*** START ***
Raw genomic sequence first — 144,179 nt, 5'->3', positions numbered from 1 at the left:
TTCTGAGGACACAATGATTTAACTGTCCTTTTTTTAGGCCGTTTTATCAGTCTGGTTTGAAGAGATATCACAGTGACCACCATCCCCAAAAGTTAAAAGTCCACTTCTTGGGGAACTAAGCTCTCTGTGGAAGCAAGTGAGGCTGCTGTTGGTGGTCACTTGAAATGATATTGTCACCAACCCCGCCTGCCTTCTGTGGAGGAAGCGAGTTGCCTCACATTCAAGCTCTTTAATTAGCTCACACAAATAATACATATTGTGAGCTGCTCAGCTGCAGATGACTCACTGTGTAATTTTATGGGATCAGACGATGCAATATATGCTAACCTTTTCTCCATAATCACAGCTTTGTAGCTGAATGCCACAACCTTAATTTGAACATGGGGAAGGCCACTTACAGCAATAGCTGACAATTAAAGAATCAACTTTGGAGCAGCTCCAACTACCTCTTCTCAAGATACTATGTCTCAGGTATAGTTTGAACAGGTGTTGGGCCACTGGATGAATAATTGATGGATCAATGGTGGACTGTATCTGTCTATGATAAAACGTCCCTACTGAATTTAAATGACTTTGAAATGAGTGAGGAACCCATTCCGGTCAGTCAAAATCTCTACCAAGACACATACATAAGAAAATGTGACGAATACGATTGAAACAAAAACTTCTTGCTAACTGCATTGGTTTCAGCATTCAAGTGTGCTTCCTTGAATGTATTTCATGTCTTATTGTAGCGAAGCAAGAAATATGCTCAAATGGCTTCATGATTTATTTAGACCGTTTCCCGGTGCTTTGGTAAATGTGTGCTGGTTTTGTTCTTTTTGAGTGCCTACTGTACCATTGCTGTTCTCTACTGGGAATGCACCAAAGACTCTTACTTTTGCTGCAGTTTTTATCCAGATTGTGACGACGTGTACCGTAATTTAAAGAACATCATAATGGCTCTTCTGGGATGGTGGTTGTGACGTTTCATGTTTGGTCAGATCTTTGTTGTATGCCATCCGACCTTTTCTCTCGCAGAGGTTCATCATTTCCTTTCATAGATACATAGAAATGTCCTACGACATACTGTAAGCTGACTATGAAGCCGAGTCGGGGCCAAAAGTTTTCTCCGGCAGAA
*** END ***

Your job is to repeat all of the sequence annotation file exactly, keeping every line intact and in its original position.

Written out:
Raw genomic sequence first — 144,179 nt, 5'->3', positions numbered from 1 at the left:
TTCTGAGGACACAATGATTTAACTGTCCTTTTTTTAGGCCGTTTTATCAGTCTGGTTTGAAGAGATATCACAGTGACCACCATCCCCAAAAGTTAAAAGTCCACTTCTTGGGGAACTAAGCTCTCTGTGGAAGCAAGTGAGGCTGCTGTTGGTGGTCACTTGAAATGATATTGTCACCAACCCCGCCTGCCTTCTGTGGAGGAAGCGAGTTGCCTCACATTCAAGCTCTTTAATTAGCTCACACAAATAATACATATTGTGAGCTGCTCAGCTGCAGATGACTCACTGTGTAATTTTATGGGATCAGACGATGCAATATATGCTAACCTTTTCTCCATAATCACAGCTTTGTAGCTGAATGCCACAACCTTAATTTGAACATGGGGAAGGCCACTTACAGCAATAGCTGACAATTAAAGAATCAACTTTGGAGCAGCTCCAACTACCTCTTCTCAAGATACTATGTCTCAGGTATAGTTTGAACAGGTGTTGGGCCACTGGATGAATAATTGATGGATCAATGGTGGACTGTATCTGTCTATGATAAAACGTCCCTACTGAATTTAAATGACTTTGAAATGAGTGAGGAACCCATTCCGGTCAGTCAAAATCTCTACCAAGACACATACATAAGAAAATGTGACGAATACGATTGAAACAAAAACTTCTTGCTAACTGCATTGGTTTCAGCATTCAAGTGTGCTTCCTTGAATGTATTTCATGTCTTATTGTAGCGAAGCAAGAAATATGCTCAAATGGCTTCATGATTTATTTAGACCGTTTCCCGGTGCTTTGGTAAATGTGTGCTGGTTTTGTTCTTTTTGAGTGCCTACTGTACCATTGCTGTTCTCTACTGGGAATGCACCAAAGACTCTTACTTTTGCTGCAGTTTTTATCCAGATTGTGACGACGTGTACCGTAATTTAAAGAACATCATAATGGCTCTTCTGGGATGGTGGTTGTGACGTTTCATGTTTGGTCAGATCTTTGTTGTATGCCATCCGACCTTTTCTCTCGCAGAGGTTCATCATTTCCTTTCATAGATACATAGAAATGTCCTACGACATACTGTAAGCTGACTATGAAGCCGAGTCGGGGCCAAAAGTTTTCTCCGGCAGAA